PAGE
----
The project is necessary for the implementation of the European and Belgian energy and climate policy. Europe has set itself the goal of cutting energy consumption by 20%, reducing CO2 emissions by 20% and generating 20% of total energy from sustainable, renewable sources by 2020.

stevin context

Belgium’s targets are to generate 13% of the energy it consumes from renewable sources by 2020. The most important source in Belgium is offshore wind power. In 2004 the Belgian government delimited an offshore zone where a capacity of +/- 2,000 MW of wind power can be installed. All seven domain concessions have been awarded. The installation of the first wind farms is under way; the remaining wind farms will have to wait until Stevin is in place.

The electricity must be brought on land and transmitted via the grid to distribution companies and customers. The current network on the coast has voltage levels of up to 150 kV. It has limited capacity and is saturated by connection of the first three offshore wind farms.

The expansive growth of decentralised generation means that the coastal network will have to be upgraded. The network in the Ostend-Zeebrugge-Bruges triangle is saturated, meaning that connecting new decentralised production units will have to wait.

A strong 380 kV backbone between the coast and the inland parts of the country, which Stevin will provide, is therefore necessary: further expansions of the 150 kV grid are no longer sufficient.

For more information, visit http://www.creg.be/fr/greenelec4.html (in French) or http://economie.fgov.be/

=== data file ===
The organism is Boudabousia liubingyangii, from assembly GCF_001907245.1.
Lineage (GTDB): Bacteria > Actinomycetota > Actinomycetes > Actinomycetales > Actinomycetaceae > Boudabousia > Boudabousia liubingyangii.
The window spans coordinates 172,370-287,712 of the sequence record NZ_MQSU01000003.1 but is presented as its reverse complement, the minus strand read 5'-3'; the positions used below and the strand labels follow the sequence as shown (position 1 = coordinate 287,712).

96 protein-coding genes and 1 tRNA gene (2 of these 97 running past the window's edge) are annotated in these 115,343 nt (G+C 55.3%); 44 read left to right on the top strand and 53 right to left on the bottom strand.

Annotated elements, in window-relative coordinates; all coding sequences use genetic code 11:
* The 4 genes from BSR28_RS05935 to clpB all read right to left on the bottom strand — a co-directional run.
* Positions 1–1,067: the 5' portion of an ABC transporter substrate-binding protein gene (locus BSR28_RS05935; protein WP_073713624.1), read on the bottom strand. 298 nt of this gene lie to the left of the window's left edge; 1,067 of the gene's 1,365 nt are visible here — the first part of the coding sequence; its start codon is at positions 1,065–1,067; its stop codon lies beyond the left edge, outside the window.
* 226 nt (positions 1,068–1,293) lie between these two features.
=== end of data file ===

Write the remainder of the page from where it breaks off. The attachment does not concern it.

Read more about the location of the route and the various parts of the Stevin project here.

Carefully chosen location

Elia wants to build a double 380 kV line with a capacity of 2 x 3,000 MVA (megavolt-ampere). In connection with this project, Elia has carried out the appropriate analyses so as to factor in the impact on people and the environment as much as possible.

The line will run between Zomergem and Zeebrugge through the provinces of West Flanders and East Flanders. The following towns are affected: Bruges, Blankenberge, Zuienkerke, Damme, Maldegem, Sint-Laureins, Eeklo and Zomergem. The final route was adopted by the Flemish government on 13 June 2012 and set out in a regional land-use plan (‘Gewestelijk Ruimtelijk Uitvoeringsplan’ or ‘GRUP’). This was done after the required environmental assessment via a plan environmental impact report (‘plan-milieu-effectenrapportage’ or ‘plan-MER’). The plan sets out an extensive analysis of the impact on people and the environment, taking account of technical and economic feasibility and the public inspection of the provisionally defined GRUP.

The route

selected route

  • The line runs above-ground between Zeebrugge and De Spie in Bruges.
  • It then goes underground, running under the Boudewijnkanaal, north of Koolkerke and Fort van Beieren, north of Sint-Kruis and south of Vivenkapelle, returning above-ground east of this village.